Make a donation by calling 1300 440 433 or visit the East Africa Appeal and help spread the word while watching the donation tally rise on Twitter @ABCAppeal

At 5pm on Tuesday 16 August Australia for UNHCR confirmed $715,000 had been raised from the appeal.

Witness the developing crisis by watching the video above - thank you to Brendan Bannon/UNHCR for the images and Brisbane outfit the 'Band of Frequencies' (Owen (OJ) Newcombe, Shannon Carroll and special guest Angie Iimura) for their version of the Bob Marley & The Wailers track 'High Tide Or Low Tide'.

National Director for Australia for UNHCR Naomi Steer says the response from the public has been "overwhelming".

"We'd like to thank ABC listeners for their incredible generosity and the way that people have responded immediately to our calls for help, they can feel confident that their funds will be going to provide much needed practical help to people right now living in Somalia and people in camps across the Horn of Africa," says Ms Steer.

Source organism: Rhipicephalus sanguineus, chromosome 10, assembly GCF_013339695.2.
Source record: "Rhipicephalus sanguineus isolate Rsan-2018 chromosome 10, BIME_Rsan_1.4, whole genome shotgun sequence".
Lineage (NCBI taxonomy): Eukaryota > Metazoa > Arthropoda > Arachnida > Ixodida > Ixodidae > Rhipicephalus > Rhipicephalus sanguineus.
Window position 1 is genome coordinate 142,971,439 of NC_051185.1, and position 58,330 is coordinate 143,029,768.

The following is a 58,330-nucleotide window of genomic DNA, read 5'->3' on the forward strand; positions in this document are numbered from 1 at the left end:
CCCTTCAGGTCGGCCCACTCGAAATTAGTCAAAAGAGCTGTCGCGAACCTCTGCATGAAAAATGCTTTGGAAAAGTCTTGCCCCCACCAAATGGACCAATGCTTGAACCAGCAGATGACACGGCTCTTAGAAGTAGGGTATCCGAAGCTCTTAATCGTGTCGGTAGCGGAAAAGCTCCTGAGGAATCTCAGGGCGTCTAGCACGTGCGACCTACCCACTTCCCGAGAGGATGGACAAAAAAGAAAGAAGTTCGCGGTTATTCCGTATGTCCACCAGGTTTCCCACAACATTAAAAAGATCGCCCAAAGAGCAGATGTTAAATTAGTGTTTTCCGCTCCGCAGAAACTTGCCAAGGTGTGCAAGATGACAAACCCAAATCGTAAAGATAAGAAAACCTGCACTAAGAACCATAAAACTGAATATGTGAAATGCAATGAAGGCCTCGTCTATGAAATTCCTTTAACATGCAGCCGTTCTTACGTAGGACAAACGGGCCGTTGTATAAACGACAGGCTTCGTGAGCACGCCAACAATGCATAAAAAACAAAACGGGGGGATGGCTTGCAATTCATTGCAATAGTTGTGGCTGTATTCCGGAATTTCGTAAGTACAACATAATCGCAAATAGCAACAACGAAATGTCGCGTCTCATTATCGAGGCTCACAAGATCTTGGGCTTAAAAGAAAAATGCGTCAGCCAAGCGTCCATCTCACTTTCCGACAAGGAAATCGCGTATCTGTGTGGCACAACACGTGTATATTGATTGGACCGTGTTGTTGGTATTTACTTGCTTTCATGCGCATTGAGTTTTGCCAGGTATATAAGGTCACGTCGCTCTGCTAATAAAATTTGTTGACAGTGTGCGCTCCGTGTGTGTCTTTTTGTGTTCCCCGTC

Not knowing what to expect from the appeal, Naomi says the much needed funds will make a difference at the cold face.

"The funds will provide vital and very practical support to people in refugee camps in Kenya, Ethiopia and also to people inside Somalia right now. The kind of support will be non food items supplies and will include tents for shelter, jerry cans for water, blankets and nutritional survival kits," says Ms Steer.

An extraordinary crisis, Naomi says every donation made will make a difference.

"In the refugee camps I know that my colleagues are still facing a tremendous uphill battle in providing the necessary resources to the numbers of people who are arriving daily. There is still a concern about the number of children who have trekked very long journeys from their homes in Somalia trying to reach safety, reach security, and get access to food. Reports are that people are still arriving in very poor condition, so we're hoping to turn that around with support from this appeal and other support across the world," says Naomi.